Voice biometrics: the new defense against deepfakes

Shady hooded figure with fragments of text - voice biometrics defense against deepfakes
(Image credit: TheDigitalArtist / Pixabay)

It's no surprise we’ve seen a huge increase in fraud rates over the past year – the absence of face-to-face contact under lockdown has made it easier than ever for fraudsters to get past identity checks. Not only this, but the transition to a digital economy has created a sophisticated automation infrastructure – now, attackers can pounce and evade authorities at every turn. As the world has become increasingly digital over the past decade, deepfakes are emerging as a huge security threat in a world already plagued by misinformation.

About the author

Stephen Ritter is CTO at Mitek.

We’ve grown accustomed to seeing high profile figures, from Mark Zuckerberg to Queen Elizabeth, used to raise awareness of the deepfake threat or for our entertainment. However, we’re veering to a point where we’ll soon see the technology used for more sinister purposes as it becomes more accessible to fraudsters. In the not-too-distant future, it will likely be normal people bearing the brunt of deepfake attacks, as fraudsters target the general public for financial gain. With a UCL study ranking deepfakes as one of the biggest threats we face today, it’s time to strengthen our defenses – and put fraudsters on the defensive.

An impending surge in fraud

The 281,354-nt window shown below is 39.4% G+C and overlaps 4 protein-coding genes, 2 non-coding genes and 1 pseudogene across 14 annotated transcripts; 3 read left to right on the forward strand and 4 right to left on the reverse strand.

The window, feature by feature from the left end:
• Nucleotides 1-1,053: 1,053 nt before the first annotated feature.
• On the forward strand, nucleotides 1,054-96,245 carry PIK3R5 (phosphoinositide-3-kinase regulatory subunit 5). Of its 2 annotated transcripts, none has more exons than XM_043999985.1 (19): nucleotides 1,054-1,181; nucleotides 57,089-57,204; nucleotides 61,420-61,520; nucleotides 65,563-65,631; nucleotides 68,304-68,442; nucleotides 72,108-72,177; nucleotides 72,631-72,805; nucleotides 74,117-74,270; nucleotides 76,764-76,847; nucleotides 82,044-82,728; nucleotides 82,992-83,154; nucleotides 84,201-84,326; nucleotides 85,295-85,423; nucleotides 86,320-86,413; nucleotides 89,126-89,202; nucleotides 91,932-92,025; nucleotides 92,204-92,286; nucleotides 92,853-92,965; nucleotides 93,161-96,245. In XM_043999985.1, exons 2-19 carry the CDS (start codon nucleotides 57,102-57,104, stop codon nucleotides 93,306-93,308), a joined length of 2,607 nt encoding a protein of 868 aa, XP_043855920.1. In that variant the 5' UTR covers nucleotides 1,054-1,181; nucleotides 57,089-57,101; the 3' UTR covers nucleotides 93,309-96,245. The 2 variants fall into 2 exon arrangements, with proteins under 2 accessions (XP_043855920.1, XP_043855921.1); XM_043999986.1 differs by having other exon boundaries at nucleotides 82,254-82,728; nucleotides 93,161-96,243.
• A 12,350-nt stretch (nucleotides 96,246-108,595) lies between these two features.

Touted as the 2020s’ answer to Photoshopping, deepfakes use artificial intelligence to replace the likeness of one person’s appearance or voice with another in recorded video. Awareness of the technology stems from memes and fake videos shared online, but its ability to manipulate facial expressions and speech has caught the attention of fraudsters. High-profile instances of successful deepfake hacks include a 2019 attack, where cybercriminals used fake recordings to impersonate a CEO and demand the transfer of $243,000. Until recently, successful deepfake attacks remained few and far between – but the pandemic put paid to that, opening the door for fraudsters.

We’re now seeing an uptick in deepfake tech and service offerings across the dark web, where users are sharing illicit software, best practices and how-to guides. All of this demonstrates a concerted effort across the cybercrime sphere to sharpen deepfake tools, which in turn points towards the first signs of a new wave of impending fraud.

The worrying thing here is that deepfakes is one of those scary pieces of tech that allow cybercriminals to attack at scale. While successful attacks aren’t yet a common occurrence, they could become endemic as this technology continues to evolve.

In banking, the context of rising branch closures coupled with the effects of the pandemic means now, a new customer could join a bank without having to go into a branch. They could, theoretically, open a number of new credit cards and after a few months of solid credit history, max them all out and disappear. These unscrupulous individuals can then do the same again elsewhere, stealing identities en masse. By not fighting back against this, we may eventually arrive at a point where such instances are out of our control. So how can we possibly protect people against deepfake attacks?